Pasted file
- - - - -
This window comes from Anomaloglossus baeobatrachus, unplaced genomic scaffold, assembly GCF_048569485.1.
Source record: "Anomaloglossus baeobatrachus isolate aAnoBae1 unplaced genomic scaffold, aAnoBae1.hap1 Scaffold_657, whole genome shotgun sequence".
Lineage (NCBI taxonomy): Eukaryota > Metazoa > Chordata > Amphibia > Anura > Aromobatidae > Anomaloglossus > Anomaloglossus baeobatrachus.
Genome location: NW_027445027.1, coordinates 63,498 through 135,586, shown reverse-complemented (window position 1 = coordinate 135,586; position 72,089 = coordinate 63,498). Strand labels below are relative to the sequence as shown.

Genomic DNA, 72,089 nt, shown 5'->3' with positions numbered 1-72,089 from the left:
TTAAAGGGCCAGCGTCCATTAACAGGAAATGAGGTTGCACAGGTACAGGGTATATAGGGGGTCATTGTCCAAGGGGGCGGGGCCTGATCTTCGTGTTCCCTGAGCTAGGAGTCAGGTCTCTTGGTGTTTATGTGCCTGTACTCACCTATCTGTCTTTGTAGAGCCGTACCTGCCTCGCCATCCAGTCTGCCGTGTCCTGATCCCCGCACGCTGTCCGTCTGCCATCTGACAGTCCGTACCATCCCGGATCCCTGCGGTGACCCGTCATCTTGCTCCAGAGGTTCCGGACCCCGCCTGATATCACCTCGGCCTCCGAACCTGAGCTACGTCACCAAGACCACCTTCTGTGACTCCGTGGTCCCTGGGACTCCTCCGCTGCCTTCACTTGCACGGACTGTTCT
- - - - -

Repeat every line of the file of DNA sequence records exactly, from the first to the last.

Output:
This window comes from Anomaloglossus baeobatrachus, unplaced genomic scaffold, assembly GCF_048569485.1.
Source record: "Anomaloglossus baeobatrachus isolate aAnoBae1 unplaced genomic scaffold, aAnoBae1.hap1 Scaffold_657, whole genome shotgun sequence".
Lineage (NCBI taxonomy): Eukaryota > Metazoa > Chordata > Amphibia > Anura > Aromobatidae > Anomaloglossus > Anomaloglossus baeobatrachus.
Genome location: NW_027445027.1, coordinates 63,498 through 135,586, shown reverse-complemented (window position 1 = coordinate 135,586; position 72,089 = coordinate 63,498). Strand labels below are relative to the sequence as shown.

Genomic DNA, 72,089 nt, shown 5'->3' with positions numbered 1-72,089 from the left:
TTAAAGGGCCAGCGTCCATTAACAGGAAATGAGGTTGCACAGGTACAGGGTATATAGGGGGTCATTGTCCAAGGGGGCGGGGCCTGATCTTCGTGTTCCCTGAGCTAGGAGTCAGGTCTCTTGGTGTTTATGTGCCTGTACTCACCTATCTGTCTTTGTAGAGCCGTACCTGCCTCGCCATCCAGTCTGCCGTGTCCTGATCCCCGCACGCTGTCCGTCTGCCATCTGACAGTCCGTACCATCCCGGATCCCTGCGGTGACCCGTCATCTTGCTCCAGAGGTTCCGGACCCCGCCTGATATCACCTCGGCCTCCGAACCTGAGCTACGTCACCAAGACCACCTTCTGTGACTCCGTGGTCCCTGGGACTCCTCCGCTGCCTTCACTTGCACGGACTGTTCT